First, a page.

- Development & Aid
- Economy & Trade
- Human Rights
- Global Governance
- Civil Society
Tuesday, September 2, 2014
In this column, Emma Bonino, the Italian minister of foreign affairs, writes about progress made in strengthening women’s rights, and the challenges that still lie ahead.
- The past three years have been very important to scale up the movement to protect the rights and fundamental freedoms of women and girls and, particularly, to eliminate female genital mutilation worldwide.
We saw the political momentum growing and culminating December 2012 with the consensual adoption by the General Assembly of Resolution 67/146 banning female genital mutilation worldwide.
On that occasion all United Nations member states sent a strong political message about their commitment. The resolution calls upon member states to ensure effective implementation of international and regional instruments protecting women’s rights and to take all necessary measures to prohibit female genital mutilation.
The resolution was an important step forward; it is now our responsibility to ensure its effective implementation. The recent UNICEF report reminds us that despite the best efforts towards its abandonment, female genital mutilation still persists.
For this reason, during the General Assembly this year we organised a side event, together with Burkina Faso, UNFPA and UNICEF, to share specific contributions that governments and international institutions have made to the commitments undertaken with the adoption of the resolution.
Genital mutilation is only one of the manifold forms of violence women are still suffering all over the world. Just to mention the example of my own country, over 100 women have been killed in Italy this year, mostly in the context of domestic violence.
To reverse such a terrible trend, we have increased government action against crimes that victimise women. I am also very proud that Italy became the fifth member state of the Council of Europe to ratify the Istanbul Convention for preventing and combating sexual and domestic violence.
The same happened with the ratification of the Arms Trade Treaty, which introduces principles and criteria to oversee the movement of arms and to combat illegal trafficking. Such treaties contain an explicit provision on gender-based violence.
Women are the first victims of such trade. This also goes in the direction of a general change of culture leading to a gender-balanced approach in peace-building processes.
Gender-based violence was also the common denominator underlying the discussion at the high-level meeting during the General Assembly last September of the Equal Futures Partnership, the initiative launched by former U.S. Secretary of State Hillary Rodham Clinton which Italy just joined.
This is a partnership uniting nations firmly committed to closing the gender gap and to sharing experiences so that local practices can be replicated all over the world.
A less blatant but nonetheless harmful form of violence against women is the practice of early and forced marriages. We must take every opportunity to recall the importance of eradicating this practice in one generation’s time span, accelerating change in culture and traditions through a vibrant, ongoing campaign.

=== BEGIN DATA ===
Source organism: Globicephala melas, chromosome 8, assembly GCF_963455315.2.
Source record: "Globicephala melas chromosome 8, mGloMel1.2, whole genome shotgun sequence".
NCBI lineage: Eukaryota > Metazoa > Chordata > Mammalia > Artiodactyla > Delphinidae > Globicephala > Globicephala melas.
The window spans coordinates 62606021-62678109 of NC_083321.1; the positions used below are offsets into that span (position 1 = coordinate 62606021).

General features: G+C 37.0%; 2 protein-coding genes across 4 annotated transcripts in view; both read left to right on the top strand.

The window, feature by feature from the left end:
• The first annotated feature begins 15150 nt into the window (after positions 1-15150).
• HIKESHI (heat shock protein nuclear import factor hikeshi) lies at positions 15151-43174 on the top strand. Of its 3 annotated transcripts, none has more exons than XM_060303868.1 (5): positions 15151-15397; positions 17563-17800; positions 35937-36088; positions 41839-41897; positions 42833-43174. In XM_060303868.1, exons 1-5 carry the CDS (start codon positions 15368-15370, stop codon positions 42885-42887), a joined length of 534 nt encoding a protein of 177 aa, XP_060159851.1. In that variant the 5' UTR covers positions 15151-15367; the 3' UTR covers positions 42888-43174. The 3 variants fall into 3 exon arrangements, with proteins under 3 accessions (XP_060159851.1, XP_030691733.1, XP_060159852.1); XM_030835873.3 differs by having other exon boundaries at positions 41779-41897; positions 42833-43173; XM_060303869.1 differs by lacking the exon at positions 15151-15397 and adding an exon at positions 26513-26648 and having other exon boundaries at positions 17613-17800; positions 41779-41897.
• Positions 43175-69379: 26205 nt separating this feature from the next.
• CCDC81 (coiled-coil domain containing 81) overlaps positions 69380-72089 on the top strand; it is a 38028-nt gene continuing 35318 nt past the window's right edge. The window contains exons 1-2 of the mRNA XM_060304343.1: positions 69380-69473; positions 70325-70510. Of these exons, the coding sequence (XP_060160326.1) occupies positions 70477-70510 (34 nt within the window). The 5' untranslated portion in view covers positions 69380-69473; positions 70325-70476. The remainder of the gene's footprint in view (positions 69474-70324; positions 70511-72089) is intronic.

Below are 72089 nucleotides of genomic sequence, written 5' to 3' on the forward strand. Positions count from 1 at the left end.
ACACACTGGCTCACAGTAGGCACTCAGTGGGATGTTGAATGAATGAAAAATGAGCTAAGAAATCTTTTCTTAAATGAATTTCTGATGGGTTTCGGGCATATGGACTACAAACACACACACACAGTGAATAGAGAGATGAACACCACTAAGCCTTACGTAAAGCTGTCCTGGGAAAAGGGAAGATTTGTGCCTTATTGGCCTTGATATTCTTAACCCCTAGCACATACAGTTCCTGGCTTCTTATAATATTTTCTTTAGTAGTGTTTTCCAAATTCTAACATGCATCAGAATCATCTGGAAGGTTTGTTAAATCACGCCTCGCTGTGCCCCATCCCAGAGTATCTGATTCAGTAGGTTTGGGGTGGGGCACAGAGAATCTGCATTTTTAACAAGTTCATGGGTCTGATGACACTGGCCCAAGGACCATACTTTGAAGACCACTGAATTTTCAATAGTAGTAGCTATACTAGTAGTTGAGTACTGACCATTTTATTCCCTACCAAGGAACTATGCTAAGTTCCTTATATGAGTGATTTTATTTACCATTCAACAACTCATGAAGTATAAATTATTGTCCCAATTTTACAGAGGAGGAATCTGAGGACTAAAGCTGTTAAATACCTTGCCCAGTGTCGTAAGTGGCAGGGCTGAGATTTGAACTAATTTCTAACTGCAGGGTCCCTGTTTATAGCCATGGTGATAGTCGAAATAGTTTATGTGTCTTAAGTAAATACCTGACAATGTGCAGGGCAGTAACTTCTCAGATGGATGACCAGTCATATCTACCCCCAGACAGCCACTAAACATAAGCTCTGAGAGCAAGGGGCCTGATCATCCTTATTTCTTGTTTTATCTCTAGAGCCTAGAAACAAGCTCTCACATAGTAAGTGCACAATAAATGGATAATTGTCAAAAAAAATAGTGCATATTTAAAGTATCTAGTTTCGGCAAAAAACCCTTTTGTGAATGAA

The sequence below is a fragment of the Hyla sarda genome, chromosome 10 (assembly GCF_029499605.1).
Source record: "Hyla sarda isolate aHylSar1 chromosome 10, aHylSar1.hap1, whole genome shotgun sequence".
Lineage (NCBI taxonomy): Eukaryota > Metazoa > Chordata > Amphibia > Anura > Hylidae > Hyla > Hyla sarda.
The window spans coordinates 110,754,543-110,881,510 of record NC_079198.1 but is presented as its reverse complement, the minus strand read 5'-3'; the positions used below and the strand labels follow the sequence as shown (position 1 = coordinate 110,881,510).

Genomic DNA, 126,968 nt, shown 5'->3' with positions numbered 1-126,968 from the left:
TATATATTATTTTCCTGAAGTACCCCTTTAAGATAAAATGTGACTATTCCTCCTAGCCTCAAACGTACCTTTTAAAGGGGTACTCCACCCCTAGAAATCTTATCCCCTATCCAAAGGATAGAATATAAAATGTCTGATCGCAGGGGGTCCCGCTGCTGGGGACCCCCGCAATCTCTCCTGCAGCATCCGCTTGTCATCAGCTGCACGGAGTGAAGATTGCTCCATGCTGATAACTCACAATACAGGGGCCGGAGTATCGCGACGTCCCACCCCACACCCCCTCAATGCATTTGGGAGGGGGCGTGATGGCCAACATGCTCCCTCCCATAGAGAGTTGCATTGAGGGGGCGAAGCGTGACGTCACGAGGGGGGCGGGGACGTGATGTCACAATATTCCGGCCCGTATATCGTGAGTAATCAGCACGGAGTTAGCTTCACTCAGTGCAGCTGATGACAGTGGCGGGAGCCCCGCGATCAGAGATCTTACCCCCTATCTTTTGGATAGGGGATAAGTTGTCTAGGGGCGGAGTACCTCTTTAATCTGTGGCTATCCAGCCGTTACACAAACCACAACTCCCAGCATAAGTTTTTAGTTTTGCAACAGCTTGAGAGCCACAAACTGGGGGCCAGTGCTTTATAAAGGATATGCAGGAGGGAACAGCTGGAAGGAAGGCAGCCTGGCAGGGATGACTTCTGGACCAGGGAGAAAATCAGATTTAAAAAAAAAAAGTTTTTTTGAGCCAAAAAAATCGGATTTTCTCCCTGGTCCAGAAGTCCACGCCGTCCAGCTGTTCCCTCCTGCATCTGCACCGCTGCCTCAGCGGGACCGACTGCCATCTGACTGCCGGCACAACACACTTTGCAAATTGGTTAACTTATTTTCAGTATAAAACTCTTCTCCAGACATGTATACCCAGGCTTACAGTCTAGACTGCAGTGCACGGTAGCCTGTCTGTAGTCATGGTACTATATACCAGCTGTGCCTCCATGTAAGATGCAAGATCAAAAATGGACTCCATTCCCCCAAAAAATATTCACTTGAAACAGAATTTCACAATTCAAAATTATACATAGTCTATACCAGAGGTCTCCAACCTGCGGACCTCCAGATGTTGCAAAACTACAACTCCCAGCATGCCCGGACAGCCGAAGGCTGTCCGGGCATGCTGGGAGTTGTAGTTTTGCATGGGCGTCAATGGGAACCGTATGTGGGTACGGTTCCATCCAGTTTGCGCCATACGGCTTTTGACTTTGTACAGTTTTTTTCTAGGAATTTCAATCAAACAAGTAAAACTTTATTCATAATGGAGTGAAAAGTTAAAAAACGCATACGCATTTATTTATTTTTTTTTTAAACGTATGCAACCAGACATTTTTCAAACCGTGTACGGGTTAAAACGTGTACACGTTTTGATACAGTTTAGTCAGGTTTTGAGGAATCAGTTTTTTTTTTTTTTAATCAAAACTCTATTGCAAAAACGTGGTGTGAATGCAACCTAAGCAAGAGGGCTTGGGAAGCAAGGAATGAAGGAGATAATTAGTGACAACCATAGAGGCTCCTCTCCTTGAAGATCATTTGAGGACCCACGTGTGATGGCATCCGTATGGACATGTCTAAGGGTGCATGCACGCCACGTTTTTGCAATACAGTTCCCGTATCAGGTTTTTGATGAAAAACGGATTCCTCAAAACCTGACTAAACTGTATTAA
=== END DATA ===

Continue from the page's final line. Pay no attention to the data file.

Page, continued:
For this reason we also call for the inclusion of this target in the post-2015 development agenda.
A very encouraging step was the approval last month by the U.N. General Assembly’s Third Committee of a resolution aimed at achieving a ban, within the next 12 months, on early and forced marriages. This resolution – promoted by Italy and nine other countries – was co-sponsored by 109 countries and was approved by consensus.
Violence against women also encompasses trafficking and slavery. This is a particularly
painful subject for me: it is very sad and frustrating to feel helpless when hundreds of migrants, women and men and children, tragically die off the coasts of Lampedusa (in Sicily). For this reason we are insisting on a common European effort within the framework of the Mediterranean task force led by the European Commission to combat human trafficking.
This leads me to talk about the situation of women in our neighbouring countries in the Southern Mediterranean. In some of these countries the promotion of women’s rights has a long tradition.
In other cases gender issues have been promoted by those autocratic regimes which the Arab Spring swept away, as they became instrumental for them to show their modern face to Western allies while continuing to violate other human rights.
Whatever the reasons for their past promotion, we must continue monitoring to avoid any setback, like attempts to delegitimise the Personal Status Code (adopted in 1956) in Tunisia or to misapply the law imposing sanctions for female mutilation in Egypt.
For this reason we should increase our efforts in initiatives like the one undertaken by the European Union and United Nations, “Spring Forward for Women”, which includes measures to ensure effective access by women to economic and political opportunities in the Southern Mediterranean region.
On the Italian side, I would also like to mention an initiative we successfully launched last February and that we will repeat next year: Women in Diplomacy School. The school aims at giving women specific tools for their empowerment as leaders. It is open to the participation of young women from our neighbouring Mediterranean countries.
The Women in Diplomacy School is part of a wider project that Italy has launched in view of the Expo Milan 2015, the Women and Expo initiative.
Our ambitious goal is to make Expo 2015 in Milan the first “gender Expo” ever, hoping that this will serve as an example for future editions.